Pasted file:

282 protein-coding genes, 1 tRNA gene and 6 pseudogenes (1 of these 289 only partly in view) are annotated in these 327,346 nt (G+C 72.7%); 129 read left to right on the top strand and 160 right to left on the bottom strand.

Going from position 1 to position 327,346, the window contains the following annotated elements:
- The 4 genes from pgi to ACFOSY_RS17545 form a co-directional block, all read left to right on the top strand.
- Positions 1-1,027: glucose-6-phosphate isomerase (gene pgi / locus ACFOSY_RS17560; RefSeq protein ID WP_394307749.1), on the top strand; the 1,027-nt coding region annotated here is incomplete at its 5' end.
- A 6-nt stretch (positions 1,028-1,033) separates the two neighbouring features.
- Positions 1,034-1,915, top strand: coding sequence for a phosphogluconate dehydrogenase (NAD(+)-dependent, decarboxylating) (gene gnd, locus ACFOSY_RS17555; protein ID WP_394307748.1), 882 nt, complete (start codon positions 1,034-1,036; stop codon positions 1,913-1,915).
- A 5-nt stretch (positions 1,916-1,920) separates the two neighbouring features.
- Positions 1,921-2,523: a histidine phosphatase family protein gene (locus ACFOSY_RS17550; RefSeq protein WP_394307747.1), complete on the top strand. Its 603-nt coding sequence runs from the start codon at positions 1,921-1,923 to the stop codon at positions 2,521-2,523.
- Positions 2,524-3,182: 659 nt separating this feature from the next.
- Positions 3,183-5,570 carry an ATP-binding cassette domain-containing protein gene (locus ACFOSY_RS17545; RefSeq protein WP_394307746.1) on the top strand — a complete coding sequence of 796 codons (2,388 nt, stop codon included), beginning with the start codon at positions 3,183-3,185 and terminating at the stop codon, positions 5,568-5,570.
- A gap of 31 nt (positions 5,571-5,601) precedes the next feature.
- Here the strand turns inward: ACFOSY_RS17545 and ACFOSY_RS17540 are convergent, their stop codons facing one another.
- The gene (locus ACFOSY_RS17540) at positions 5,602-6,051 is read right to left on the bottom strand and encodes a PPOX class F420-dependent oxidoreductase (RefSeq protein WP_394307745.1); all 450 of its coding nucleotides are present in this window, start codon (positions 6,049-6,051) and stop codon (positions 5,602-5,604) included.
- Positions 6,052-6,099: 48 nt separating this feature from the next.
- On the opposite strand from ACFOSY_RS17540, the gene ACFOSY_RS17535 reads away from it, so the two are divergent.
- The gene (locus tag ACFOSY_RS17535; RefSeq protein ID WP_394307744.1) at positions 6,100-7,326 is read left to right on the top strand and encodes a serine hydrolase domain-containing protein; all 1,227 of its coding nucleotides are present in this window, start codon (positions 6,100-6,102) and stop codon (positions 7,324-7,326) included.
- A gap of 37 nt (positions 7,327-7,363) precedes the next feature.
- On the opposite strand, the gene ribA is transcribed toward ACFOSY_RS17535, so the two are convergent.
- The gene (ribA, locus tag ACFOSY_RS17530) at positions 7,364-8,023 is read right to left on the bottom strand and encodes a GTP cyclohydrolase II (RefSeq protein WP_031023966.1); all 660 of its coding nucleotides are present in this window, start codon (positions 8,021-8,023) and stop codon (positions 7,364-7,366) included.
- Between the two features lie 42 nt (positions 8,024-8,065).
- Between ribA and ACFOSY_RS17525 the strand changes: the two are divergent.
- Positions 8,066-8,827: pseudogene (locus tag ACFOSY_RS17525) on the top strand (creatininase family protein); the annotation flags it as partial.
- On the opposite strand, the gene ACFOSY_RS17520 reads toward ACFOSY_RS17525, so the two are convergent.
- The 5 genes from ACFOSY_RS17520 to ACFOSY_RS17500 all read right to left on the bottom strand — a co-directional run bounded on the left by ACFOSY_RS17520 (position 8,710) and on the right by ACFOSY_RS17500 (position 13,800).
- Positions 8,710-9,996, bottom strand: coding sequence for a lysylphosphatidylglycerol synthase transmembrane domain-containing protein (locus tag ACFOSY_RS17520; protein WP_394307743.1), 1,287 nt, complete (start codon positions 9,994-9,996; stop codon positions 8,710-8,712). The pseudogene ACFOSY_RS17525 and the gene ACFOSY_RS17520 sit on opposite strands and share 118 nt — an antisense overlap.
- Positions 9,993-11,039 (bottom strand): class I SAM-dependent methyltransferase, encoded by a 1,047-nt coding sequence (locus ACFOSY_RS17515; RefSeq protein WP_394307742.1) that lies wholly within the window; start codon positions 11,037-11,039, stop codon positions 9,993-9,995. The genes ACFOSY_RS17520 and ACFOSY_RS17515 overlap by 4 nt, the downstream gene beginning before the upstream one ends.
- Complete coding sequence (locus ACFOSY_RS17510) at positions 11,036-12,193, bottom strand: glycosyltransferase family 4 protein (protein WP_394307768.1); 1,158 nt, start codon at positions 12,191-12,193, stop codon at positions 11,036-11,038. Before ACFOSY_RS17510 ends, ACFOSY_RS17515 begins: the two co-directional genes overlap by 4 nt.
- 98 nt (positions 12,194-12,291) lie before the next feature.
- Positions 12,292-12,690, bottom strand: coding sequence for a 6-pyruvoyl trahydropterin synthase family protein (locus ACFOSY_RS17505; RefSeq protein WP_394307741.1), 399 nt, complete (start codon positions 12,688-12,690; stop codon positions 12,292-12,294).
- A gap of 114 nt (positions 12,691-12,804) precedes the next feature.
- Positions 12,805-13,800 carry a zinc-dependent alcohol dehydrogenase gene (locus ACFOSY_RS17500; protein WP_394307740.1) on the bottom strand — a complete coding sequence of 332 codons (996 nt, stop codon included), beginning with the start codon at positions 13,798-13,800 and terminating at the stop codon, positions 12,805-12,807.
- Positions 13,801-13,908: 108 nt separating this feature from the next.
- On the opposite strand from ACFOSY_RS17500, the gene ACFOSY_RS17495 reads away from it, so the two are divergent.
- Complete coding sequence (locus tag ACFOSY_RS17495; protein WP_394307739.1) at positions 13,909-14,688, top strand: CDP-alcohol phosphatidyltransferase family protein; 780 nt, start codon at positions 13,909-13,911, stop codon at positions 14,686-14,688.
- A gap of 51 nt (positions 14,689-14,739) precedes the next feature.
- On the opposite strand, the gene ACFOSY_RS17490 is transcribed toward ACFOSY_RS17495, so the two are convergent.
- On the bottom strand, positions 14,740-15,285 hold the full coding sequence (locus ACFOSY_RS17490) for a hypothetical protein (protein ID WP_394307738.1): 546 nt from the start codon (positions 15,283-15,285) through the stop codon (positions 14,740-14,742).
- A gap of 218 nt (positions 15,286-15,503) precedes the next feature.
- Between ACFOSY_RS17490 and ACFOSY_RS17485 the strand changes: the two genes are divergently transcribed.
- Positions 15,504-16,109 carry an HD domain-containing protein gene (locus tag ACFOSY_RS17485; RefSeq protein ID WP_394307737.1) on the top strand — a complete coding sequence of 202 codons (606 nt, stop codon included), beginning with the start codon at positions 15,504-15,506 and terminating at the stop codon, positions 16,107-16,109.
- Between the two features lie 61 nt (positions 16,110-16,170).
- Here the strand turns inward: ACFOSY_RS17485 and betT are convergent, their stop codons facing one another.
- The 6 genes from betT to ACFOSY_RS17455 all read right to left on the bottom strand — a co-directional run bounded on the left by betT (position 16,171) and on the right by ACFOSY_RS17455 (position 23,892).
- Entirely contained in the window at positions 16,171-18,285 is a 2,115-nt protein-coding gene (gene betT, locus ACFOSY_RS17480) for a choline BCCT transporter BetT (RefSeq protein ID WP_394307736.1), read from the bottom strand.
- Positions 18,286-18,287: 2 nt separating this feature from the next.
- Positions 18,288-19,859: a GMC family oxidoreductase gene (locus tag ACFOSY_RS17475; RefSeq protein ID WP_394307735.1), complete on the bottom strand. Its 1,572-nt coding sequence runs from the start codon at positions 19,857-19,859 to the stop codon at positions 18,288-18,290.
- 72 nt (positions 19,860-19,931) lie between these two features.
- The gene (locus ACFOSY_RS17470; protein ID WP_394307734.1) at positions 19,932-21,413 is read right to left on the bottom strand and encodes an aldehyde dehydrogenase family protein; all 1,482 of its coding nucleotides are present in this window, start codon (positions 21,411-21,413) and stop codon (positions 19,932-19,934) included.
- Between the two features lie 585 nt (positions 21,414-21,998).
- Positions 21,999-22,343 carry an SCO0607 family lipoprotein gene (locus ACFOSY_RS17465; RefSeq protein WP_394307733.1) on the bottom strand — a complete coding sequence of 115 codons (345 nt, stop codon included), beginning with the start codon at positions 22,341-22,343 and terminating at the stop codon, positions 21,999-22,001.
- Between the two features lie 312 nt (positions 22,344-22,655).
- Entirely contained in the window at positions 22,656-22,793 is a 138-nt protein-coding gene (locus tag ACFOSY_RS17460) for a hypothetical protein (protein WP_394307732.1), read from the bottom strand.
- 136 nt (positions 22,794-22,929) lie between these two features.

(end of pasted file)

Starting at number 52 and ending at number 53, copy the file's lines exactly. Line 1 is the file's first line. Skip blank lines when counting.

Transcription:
- Entirely contained in the window at positions 22,656-22,793 is a 138-nt protein-coding gene (locus tag ACFOSY_RS17460) for a hypothetical protein (protein WP_394307732.1), read from the bottom strand.
- 136 nt (positions 22,794-22,929) lie between these two features.